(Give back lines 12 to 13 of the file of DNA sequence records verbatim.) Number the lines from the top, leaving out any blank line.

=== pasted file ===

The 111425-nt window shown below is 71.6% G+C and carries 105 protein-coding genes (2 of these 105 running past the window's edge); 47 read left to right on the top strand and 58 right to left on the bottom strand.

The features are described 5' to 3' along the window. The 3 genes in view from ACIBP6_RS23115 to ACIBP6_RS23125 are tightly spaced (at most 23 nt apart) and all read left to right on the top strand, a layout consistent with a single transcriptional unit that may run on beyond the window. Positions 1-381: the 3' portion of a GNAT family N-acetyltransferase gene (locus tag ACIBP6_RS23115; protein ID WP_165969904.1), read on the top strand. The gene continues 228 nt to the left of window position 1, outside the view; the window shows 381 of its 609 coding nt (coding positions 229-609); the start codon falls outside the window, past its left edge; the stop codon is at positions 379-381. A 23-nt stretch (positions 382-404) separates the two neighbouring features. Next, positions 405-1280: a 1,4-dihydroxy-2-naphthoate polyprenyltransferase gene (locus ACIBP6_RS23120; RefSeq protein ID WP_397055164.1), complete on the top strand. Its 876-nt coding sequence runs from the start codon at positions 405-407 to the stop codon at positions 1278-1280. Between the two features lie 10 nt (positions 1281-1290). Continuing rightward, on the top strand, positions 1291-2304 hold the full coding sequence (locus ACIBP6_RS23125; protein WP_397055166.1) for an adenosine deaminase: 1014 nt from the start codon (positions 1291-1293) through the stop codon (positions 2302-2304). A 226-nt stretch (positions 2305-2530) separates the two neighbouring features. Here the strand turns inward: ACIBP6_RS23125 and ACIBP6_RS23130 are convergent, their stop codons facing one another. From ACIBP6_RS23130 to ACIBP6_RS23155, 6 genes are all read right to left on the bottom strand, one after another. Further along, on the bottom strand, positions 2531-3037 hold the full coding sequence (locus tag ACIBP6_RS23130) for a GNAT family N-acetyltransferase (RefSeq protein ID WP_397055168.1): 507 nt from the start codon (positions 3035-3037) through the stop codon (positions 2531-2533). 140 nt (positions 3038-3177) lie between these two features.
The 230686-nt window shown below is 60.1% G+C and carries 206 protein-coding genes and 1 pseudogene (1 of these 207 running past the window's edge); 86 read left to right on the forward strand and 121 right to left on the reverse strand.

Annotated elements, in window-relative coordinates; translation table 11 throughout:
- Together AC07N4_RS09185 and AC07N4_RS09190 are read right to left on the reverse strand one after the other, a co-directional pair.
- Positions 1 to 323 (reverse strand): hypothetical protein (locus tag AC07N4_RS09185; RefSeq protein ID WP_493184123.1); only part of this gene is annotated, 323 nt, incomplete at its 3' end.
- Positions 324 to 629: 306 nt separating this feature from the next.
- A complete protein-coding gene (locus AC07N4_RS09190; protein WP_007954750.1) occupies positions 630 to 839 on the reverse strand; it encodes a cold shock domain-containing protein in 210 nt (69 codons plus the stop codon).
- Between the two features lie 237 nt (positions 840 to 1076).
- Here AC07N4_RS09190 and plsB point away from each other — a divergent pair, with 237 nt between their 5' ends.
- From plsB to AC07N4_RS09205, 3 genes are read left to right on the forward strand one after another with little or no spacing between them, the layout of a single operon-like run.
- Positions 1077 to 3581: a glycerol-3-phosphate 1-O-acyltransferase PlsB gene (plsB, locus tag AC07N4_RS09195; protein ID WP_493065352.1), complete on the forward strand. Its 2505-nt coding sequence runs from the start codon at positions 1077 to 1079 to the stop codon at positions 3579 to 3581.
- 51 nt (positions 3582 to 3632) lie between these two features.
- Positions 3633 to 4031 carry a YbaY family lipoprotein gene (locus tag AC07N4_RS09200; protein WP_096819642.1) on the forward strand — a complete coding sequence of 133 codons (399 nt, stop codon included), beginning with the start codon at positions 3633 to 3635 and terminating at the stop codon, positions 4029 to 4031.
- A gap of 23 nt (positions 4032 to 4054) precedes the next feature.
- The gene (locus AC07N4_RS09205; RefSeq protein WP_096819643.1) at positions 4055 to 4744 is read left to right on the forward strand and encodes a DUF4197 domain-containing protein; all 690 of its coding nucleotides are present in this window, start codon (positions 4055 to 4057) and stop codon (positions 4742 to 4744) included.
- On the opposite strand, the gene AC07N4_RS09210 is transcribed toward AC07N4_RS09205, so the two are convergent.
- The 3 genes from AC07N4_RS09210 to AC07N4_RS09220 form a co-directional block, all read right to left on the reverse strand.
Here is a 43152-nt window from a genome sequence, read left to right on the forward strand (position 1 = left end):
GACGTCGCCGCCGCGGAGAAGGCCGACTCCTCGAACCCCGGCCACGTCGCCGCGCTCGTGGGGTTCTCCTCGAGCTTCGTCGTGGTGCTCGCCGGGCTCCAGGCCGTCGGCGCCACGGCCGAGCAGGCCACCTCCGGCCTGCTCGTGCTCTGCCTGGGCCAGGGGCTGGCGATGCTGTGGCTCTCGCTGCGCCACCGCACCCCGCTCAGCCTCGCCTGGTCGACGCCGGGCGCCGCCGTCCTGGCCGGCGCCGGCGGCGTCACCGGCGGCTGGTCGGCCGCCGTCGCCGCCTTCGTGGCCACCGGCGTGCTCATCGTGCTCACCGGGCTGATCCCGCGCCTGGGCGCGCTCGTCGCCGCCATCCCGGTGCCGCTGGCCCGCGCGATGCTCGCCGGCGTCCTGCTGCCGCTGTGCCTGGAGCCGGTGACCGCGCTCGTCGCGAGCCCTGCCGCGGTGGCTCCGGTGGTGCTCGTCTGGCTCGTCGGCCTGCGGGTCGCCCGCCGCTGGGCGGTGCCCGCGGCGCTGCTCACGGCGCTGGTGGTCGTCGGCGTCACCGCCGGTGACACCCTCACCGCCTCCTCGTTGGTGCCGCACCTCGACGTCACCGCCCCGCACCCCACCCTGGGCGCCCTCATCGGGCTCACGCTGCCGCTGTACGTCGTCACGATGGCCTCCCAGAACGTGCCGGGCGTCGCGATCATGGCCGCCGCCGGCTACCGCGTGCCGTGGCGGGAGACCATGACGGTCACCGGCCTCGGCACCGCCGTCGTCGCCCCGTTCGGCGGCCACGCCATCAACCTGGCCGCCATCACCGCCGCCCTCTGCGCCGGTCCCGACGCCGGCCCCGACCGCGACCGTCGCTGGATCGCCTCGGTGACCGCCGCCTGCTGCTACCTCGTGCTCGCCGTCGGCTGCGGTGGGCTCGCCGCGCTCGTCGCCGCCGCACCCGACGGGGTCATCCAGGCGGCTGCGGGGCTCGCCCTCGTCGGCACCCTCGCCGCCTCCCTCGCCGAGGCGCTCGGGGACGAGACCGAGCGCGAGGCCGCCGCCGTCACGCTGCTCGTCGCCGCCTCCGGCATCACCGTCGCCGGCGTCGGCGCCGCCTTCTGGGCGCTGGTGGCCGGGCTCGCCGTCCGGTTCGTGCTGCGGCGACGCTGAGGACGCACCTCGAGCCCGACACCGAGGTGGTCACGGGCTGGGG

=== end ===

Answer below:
- Positions 1077 to 3581: a glycerol-3-phosphate 1-O-acyltransferase PlsB gene (plsB, locus tag AC07N4_RS09195; protein ID WP_493065352.1), complete on the forward strand. Its 2505-nt coding sequence runs from the start codon at positions 1077 to 1079 to the stop codon at positions 3579 to 3581.
- 51 nt (positions 3582 to 3632) lie between these two features.